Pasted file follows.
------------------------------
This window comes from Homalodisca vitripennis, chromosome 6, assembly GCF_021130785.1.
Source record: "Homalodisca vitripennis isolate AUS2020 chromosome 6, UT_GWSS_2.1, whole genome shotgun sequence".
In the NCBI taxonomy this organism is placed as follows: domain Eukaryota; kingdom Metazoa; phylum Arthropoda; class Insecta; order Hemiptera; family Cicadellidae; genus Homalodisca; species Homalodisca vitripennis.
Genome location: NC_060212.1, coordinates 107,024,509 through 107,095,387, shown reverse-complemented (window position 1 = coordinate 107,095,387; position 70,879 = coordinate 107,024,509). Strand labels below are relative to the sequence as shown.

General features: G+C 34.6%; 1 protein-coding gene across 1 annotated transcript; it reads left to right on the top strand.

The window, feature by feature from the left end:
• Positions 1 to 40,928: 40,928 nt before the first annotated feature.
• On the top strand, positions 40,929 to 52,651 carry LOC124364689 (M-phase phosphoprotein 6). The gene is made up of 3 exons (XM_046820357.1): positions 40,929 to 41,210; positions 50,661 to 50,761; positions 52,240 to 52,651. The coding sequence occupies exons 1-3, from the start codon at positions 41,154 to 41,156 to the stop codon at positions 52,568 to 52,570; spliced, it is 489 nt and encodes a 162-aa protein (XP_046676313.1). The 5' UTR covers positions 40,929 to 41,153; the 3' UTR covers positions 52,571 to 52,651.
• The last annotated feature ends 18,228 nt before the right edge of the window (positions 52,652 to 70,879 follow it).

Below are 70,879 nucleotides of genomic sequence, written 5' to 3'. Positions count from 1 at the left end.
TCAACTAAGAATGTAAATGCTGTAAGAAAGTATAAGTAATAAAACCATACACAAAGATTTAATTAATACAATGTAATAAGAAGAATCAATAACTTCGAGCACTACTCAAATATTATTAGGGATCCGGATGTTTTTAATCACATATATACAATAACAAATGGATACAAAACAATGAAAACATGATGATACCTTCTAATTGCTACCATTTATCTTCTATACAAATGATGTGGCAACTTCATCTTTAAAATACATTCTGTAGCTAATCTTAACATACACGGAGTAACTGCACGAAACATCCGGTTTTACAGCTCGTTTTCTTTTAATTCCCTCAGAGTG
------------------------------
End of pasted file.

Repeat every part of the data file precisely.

This window comes from Homalodisca vitripennis, chromosome 6, assembly GCF_021130785.1.
Source record: "Homalodisca vitripennis isolate AUS2020 chromosome 6, UT_GWSS_2.1, whole genome shotgun sequence".
In the NCBI taxonomy this organism is placed as follows: domain Eukaryota; kingdom Metazoa; phylum Arthropoda; class Insecta; order Hemiptera; family Cicadellidae; genus Homalodisca; species Homalodisca vitripennis.
Genome location: NC_060212.1, coordinates 107,024,509 through 107,095,387, shown reverse-complemented (window position 1 = coordinate 107,095,387; position 70,879 = coordinate 107,024,509). Strand labels below are relative to the sequence as shown.

General features: G+C 34.6%; 1 protein-coding gene across 1 annotated transcript; it reads left to right on the top strand.

The window, feature by feature from the left end:
• Positions 1 to 40,928: 40,928 nt before the first annotated feature.
• On the top strand, positions 40,929 to 52,651 carry LOC124364689 (M-phase phosphoprotein 6). The gene is made up of 3 exons (XM_046820357.1): positions 40,929 to 41,210; positions 50,661 to 50,761; positions 52,240 to 52,651. The coding sequence occupies exons 1-3, from the start codon at positions 41,154 to 41,156 to the stop codon at positions 52,568 to 52,570; spliced, it is 489 nt and encodes a 162-aa protein (XP_046676313.1). The 5' UTR covers positions 40,929 to 41,153; the 3' UTR covers positions 52,571 to 52,651.
• The last annotated feature ends 18,228 nt before the right edge of the window (positions 52,652 to 70,879 follow it).

Below are 70,879 nucleotides of genomic sequence, written 5' to 3'. Positions count from 1 at the left end.
TCAACTAAGAATGTAAATGCTGTAAGAAAGTATAAGTAATAAAACCATACACAAAGATTTAATTAATACAATGTAATAAGAAGAATCAATAACTTCGAGCACTACTCAAATATTATTAGGGATCCGGATGTTTTTAATCACATATATACAATAACAAATGGATACAAAACAATGAAAACATGATGATACCTTCTAATTGCTACCATTTATCTTCTATACAAATGATGTGGCAACTTCATCTTTAAAATACATTCTGTAGCTAATCTTAACATACACGGAGTAACTGCACGAAACATCCGGTTTTACAGCTCGTTTTCTTTTAATTCCCTCAGAGTG